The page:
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superlatively old and sexless, also that he lacked something, had played this game with Margaret, the game she had taught him, until his withers were all unwrung, until she had bereft him of reason, leaving him empty, as it were hollow, filled up with words, meaningless words that were part of the fine game, of which he had forgotten or never known the rules.

After he left I read her next letter, the one written after Gabriel Stanton had been to Pineland for the first time, and she had told him how she felt about him.

Carbies, Pineland.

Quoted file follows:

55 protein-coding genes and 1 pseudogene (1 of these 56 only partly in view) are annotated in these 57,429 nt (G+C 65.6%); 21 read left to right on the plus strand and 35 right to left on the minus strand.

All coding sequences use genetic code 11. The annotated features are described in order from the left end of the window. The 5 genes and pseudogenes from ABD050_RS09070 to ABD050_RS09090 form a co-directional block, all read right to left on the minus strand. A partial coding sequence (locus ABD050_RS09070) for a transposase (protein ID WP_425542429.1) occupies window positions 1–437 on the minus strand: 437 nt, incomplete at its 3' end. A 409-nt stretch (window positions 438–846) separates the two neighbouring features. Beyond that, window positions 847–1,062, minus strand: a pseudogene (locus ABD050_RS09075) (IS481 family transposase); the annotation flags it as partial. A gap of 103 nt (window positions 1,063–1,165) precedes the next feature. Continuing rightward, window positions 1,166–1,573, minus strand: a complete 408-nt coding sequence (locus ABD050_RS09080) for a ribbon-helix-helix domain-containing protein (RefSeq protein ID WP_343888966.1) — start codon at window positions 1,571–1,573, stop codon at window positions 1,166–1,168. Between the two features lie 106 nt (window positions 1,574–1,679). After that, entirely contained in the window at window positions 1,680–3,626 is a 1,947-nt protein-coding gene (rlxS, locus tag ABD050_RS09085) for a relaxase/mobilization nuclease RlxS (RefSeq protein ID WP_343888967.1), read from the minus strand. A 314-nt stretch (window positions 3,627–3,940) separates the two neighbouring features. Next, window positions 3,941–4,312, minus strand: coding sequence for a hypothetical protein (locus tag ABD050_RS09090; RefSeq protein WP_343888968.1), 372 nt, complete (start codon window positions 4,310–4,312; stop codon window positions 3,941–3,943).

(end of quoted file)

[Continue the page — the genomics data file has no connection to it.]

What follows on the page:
I have been writing to you and tearing up the letters ever since you left. I look back and cannot believe you were here only two days. The two days passed like two hours, but now it seems as if we must have been together for weeks. You told me so much and I . . . I exposed myself to you completely. You know everything about me, it is incredible but nevertheless true that I tried all I knew to show you the real woman on whom you are basing such high hopes. What are you thinking of me now, I wonder. That I am a little mad, not quite human? What is this genius that separates me from the world, from all my kind? My books, my little plays, my piano-playing! There is a little of it in all of them, is there not, my friend, my companion, the first person to whom I have ever spoken so frankly. Is it not true that I have a wider vision, intenser emotions than other women? Love me therefore better, and differently